Gainesville Fire Marshall Jody Marshall and others in north Texas are keeping an eye on a law that would make fire-safe cigarettes mandatory in Texas.

The “fire-safe” cigarette has a reduced propensity to burn when left unattended, according to the Coalition for Fire Safe Cigarettes.

Henry calls the legislation “one of the most pro-active approaches in saving lives and property in Texas” and said the law passed both the Texas House of Representatives and the state Senate.

It is now on the governor’s desk, he noted, and he said he sees no reason to believe the legislation will not become law.

Fire-safe cigarettes contain a type of technology that wraps the cigarette in two or three bands of less porous paper that act as “speed bumps” and slow the burning of a cigarette.

Apparently, the design changes do not affect the cigarettes’ appearance or the manner in which a cigarette burns when it is smoked.

The cigarettes are designed so that if a cigarette falls into furniture or onto a carpet it burns only until it reaches one of the speed bump bans and extinguishes itself.

The coalition estimates that between 700 and 900 people die each year due to fires ignited by smoldering cigarettes.

The coalition points out that smoking-related products are the No. 1 cause of fire deaths in the U.S.

Supporters of fire-safe cigarette legislation point out that national safety standards for cigarettes would be the best bet, but so far attempts to introduce such measures have run into a snag of gridlock fueled by cigarette manufacturers and their supporters.

So for now, the best bet seems to be to work for individual state laws that make fire-safe cigarettes mandatory, according to the site.

New York led the way with the first fire-safe cigarette law in 2004. Other states such as California and Vermont, modeled their legislation after the New York law.

Henry said cigarette-ignited fires are definitely the cause of some local blazes.

“I don’t have any hard statistics on that with me today,” Henry said. The Gainesville fire marshall was on his way to North Texas Medical Center to conduct some safety inspections of the facility early Wednesday afternoon when contacted for comments about fire-safe cigarette legislation.

Henry — who said he has been with the Gainesville fire department for 28 years and has been fire marshall for the last six years, is also second vice president of the Texas Fire Marshall’s Association.

“As fire marshalls, we’re concerned with life and property safety... Anytime there is something that is developed to make things safer for the citizens, then we’re all about that,” he said.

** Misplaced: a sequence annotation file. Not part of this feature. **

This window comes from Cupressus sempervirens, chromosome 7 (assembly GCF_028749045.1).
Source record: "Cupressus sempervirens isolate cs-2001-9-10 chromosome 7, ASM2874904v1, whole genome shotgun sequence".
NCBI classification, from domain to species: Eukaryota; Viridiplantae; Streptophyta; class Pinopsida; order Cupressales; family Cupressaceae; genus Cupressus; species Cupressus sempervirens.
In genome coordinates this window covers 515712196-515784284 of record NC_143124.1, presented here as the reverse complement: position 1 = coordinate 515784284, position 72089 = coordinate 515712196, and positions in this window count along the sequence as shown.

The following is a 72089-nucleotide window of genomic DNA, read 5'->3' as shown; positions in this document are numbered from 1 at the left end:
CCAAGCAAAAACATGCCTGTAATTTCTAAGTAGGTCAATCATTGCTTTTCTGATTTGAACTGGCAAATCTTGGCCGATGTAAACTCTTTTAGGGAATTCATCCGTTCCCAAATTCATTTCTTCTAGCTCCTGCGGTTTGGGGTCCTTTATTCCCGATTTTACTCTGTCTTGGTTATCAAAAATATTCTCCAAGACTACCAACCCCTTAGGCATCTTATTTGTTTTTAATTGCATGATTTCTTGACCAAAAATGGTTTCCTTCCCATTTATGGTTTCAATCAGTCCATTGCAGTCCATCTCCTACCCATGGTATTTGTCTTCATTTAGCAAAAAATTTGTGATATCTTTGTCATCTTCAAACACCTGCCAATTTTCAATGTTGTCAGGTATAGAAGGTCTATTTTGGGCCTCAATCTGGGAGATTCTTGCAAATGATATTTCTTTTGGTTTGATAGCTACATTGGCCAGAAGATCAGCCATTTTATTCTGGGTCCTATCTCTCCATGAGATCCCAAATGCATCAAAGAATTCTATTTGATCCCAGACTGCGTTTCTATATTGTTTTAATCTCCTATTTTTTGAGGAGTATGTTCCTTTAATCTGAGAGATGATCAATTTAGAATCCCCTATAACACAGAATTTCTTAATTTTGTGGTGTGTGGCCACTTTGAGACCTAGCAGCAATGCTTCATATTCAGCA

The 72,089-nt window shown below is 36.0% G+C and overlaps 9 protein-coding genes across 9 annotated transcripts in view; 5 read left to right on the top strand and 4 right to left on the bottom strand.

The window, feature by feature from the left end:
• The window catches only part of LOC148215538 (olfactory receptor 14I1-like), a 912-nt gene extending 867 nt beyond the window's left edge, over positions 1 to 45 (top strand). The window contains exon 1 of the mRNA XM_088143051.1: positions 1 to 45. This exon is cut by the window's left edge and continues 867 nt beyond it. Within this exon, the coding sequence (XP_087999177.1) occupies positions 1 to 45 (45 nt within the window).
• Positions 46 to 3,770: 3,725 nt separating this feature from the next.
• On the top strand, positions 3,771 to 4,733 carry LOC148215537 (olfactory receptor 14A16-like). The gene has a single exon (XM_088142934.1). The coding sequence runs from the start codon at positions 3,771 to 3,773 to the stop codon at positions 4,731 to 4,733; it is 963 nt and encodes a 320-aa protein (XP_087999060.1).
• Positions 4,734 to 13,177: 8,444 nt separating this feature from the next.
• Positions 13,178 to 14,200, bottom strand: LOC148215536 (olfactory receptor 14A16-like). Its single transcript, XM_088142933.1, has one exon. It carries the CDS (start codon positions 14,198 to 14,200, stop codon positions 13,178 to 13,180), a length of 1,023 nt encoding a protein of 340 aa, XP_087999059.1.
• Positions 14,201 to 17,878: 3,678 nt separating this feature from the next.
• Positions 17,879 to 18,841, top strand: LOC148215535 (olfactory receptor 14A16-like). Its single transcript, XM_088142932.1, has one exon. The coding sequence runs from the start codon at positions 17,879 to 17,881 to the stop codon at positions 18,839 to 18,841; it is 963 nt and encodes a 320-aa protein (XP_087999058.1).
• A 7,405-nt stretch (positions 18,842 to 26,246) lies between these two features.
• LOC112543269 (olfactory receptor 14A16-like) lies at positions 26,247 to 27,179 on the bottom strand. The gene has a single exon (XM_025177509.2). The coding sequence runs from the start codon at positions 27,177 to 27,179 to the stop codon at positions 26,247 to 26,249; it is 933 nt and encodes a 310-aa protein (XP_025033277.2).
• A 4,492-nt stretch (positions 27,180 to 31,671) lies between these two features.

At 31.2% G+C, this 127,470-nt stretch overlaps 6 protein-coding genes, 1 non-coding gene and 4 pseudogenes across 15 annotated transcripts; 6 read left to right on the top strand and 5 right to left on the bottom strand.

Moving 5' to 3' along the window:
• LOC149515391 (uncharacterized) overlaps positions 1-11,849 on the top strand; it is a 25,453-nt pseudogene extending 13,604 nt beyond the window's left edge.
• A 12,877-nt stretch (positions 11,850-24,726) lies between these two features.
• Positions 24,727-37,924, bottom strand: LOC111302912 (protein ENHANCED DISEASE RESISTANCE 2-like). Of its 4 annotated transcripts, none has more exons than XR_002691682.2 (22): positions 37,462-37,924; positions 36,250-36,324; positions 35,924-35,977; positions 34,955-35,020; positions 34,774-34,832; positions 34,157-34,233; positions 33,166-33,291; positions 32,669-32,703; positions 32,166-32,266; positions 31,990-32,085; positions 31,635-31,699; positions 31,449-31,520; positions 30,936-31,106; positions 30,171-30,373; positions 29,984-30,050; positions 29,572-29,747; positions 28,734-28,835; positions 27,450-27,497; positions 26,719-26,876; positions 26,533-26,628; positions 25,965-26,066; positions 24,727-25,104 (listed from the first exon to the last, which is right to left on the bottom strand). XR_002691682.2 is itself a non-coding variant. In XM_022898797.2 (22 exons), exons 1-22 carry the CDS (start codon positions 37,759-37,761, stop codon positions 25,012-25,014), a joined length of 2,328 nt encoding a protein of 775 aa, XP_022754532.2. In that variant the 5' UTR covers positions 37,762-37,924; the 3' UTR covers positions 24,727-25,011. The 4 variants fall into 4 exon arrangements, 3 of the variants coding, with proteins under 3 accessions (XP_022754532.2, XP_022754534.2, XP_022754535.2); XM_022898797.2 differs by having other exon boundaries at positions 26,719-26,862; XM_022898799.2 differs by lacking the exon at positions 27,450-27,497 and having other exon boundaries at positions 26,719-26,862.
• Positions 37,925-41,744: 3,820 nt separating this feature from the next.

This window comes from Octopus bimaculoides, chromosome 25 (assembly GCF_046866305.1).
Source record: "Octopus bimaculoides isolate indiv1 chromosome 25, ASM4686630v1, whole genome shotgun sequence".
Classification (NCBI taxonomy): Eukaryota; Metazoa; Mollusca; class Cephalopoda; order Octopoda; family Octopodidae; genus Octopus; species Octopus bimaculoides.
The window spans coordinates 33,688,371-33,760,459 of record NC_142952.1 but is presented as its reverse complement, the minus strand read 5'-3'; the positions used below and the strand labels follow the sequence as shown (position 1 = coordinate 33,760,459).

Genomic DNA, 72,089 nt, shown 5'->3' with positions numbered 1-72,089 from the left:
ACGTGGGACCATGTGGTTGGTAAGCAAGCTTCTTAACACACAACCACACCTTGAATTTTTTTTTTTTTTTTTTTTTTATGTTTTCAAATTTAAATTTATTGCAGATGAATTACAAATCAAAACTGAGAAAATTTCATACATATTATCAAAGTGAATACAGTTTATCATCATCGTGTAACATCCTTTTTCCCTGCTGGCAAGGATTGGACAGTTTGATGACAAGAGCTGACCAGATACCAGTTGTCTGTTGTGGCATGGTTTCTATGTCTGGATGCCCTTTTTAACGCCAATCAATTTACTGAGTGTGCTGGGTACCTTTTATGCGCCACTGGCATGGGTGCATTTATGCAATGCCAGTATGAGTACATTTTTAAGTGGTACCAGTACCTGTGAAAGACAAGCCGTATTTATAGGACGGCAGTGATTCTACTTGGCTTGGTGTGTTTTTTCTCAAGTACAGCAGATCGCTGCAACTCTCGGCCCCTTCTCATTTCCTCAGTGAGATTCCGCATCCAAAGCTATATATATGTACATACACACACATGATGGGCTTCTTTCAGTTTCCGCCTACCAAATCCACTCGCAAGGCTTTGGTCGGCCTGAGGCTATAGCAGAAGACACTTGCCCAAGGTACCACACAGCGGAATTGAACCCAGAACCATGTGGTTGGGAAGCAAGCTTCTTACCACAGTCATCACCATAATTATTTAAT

The cigarettes are not fool-proof, Henry said, but they are an improvement.

“When a cigarette gets into a couch or into bedding, it does not instantly ignite. They smolder, and they’ll smolder sometimes for hours before reaching ignition temperature, and that’s what starts the fire,” he explained.

He said many smoking-related fires happen while people are asleep in their homes and “obviously, working smoke detectors are very important at that point also.”

“The research with these cigarettes shows that if a cigarette does go into a couch and goes out within a few seconds and doesn’t continue to burn, it’s a lot safer. But it’s not a 100 percent cure for being careless with cigarettes,” Henry said.

He also said the fire-safe cigarette is probably not as likely to start roadside grass fires — a situation that arose often last summer during a prolonged draught in the area.

Other states that have passed fire-safe cigarette legislation include Oregon, Washington, Massachusetts, Utah, Iowa, Minnesota, Illinois, Kentucky, Maryland, New Hampshire and New Jersey.

The law is also in effect in all of Canada, according to the Coalition for fire-safe Cigarettes.

Texas is one of approximately 14 states that have legislation pending for the safer cigarettes.

Many Texas fire fighters associations including the Texas Fire Chief’s Association and an arson investigator’s association support the legislation, Henry said.

Henry said, at first, lobbyists for the tobacco industry fought the legislation in Texas, but their opposition seemed to diminish as the law gained momentum.

“Even they, at the end, were not fighting us on it,” he said.

There is no doubt the fire-safe cigarette will increase the cost of manufacturing cigarettes.

Brendan McCormick, a spokesman for Richmond, Va.,-based Philip Morris, told a CBS News reporter that supplying banded paper for all New York-bound cigarettes will cost Philip Morris several million dollars, which the company will absorb.

Cigarettes in New York are already among the most expensive in the nation, averaging $5.66 per 20-cigarette pack, according to a January report by the Campaign for Tobacco-Free Kids.

How much the new, reportedly safer cigarettes will cost Texas smokers is uncertain.

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